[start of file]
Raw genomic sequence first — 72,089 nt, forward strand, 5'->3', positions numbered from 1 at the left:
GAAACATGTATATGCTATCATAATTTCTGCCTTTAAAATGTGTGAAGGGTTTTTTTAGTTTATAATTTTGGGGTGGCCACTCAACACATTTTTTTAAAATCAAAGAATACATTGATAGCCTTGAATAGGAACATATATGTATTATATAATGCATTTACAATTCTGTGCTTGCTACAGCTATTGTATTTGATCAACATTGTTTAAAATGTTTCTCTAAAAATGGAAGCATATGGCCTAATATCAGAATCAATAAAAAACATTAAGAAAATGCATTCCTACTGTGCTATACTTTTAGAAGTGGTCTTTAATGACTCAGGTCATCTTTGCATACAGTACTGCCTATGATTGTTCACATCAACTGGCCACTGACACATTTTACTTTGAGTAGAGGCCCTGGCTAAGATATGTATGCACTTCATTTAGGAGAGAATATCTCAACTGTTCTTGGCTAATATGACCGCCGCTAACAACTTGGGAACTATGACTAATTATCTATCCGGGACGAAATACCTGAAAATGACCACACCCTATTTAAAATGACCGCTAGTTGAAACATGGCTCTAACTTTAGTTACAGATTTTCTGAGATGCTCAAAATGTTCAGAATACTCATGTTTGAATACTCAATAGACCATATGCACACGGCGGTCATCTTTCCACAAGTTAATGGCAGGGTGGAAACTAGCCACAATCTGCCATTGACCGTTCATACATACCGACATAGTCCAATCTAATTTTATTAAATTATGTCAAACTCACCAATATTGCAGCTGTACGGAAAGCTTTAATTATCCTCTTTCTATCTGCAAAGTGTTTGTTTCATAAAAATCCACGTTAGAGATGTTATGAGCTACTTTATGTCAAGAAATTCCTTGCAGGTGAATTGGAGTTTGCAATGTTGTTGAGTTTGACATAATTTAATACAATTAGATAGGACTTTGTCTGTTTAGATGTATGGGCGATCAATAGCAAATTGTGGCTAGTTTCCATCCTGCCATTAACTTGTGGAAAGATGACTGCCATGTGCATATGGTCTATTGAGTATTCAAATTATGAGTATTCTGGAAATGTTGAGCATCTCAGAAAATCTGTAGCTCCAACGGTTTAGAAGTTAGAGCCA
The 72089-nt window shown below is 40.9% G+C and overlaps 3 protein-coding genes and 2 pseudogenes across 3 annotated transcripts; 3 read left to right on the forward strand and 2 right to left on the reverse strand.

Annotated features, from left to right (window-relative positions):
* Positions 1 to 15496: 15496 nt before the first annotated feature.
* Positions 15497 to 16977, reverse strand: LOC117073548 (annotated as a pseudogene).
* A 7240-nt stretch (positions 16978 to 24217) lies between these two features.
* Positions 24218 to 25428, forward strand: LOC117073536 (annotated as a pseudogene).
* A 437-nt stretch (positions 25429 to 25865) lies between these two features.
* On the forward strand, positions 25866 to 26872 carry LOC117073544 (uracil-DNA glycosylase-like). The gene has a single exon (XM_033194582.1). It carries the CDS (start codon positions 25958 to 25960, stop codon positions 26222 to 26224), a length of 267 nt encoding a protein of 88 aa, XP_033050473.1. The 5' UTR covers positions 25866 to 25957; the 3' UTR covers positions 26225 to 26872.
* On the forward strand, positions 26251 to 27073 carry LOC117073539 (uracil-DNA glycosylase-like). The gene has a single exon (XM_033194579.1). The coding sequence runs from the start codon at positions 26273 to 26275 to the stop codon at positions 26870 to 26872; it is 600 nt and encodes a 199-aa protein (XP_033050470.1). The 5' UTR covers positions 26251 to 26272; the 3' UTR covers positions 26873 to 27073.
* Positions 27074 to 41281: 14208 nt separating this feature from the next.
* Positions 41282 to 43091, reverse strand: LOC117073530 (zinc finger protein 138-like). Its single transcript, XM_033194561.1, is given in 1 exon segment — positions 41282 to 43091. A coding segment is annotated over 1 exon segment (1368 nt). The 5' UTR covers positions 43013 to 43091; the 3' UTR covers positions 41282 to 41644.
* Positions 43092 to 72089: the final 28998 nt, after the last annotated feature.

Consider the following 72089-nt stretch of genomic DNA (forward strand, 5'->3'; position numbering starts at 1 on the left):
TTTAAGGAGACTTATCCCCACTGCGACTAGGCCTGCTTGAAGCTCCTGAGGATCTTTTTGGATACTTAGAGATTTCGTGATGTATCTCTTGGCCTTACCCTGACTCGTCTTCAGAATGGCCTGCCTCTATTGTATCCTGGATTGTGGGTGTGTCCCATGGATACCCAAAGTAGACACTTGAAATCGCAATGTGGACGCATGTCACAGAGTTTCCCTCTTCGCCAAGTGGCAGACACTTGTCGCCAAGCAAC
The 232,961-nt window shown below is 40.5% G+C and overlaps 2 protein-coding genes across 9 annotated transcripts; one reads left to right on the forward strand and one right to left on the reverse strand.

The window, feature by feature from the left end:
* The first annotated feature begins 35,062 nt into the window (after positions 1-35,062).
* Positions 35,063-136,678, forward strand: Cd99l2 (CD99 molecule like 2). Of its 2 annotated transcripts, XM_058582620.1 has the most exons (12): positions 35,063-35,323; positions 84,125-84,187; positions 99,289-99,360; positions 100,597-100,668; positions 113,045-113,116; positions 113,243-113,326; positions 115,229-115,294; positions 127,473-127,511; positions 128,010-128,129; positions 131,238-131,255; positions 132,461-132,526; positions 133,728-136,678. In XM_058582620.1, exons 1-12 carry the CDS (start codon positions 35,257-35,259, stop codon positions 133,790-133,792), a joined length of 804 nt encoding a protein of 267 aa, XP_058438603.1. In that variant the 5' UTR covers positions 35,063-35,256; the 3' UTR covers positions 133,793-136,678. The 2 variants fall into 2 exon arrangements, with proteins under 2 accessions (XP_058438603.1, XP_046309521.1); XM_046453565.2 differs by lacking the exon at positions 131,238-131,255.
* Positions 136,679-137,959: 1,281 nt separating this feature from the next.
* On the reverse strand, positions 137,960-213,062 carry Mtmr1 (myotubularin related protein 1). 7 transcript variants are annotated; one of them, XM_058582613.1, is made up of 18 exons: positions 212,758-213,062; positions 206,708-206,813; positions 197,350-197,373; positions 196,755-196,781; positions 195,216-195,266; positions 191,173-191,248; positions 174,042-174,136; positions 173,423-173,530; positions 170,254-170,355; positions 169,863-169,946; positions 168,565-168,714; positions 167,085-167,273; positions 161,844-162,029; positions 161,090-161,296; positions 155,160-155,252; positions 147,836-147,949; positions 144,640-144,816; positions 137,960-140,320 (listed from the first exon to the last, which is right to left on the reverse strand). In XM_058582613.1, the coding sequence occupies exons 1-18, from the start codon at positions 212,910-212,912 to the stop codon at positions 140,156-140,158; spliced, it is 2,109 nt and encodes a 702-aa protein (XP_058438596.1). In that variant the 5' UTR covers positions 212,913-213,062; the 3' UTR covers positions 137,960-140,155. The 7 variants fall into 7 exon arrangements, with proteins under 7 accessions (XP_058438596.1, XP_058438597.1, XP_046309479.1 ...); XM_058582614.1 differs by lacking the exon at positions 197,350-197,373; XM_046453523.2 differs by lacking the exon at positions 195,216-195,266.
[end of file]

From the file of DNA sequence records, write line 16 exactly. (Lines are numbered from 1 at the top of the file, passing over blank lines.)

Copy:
TTTAAGGAGACTTATCCCCACTGCGACTAGGCCTGCTTGAAGCTCCTGAGGATCTTTTTGGATACTTAGAGATTTCGTGATGTATCTCTTGGCCTTACCCTGACTCGTCTTCAGAATGGCCTGCCTCTATTGTATCCTGGATTGTGGGTGTGTCCCATGGATACCCAAAGTAGACACTTGAAATCGCAATGTGGACGCATGTCACAGAGTTTCCCTCTTCGCCAAGTGGCAGACACTTGTCGCCAAGCAAC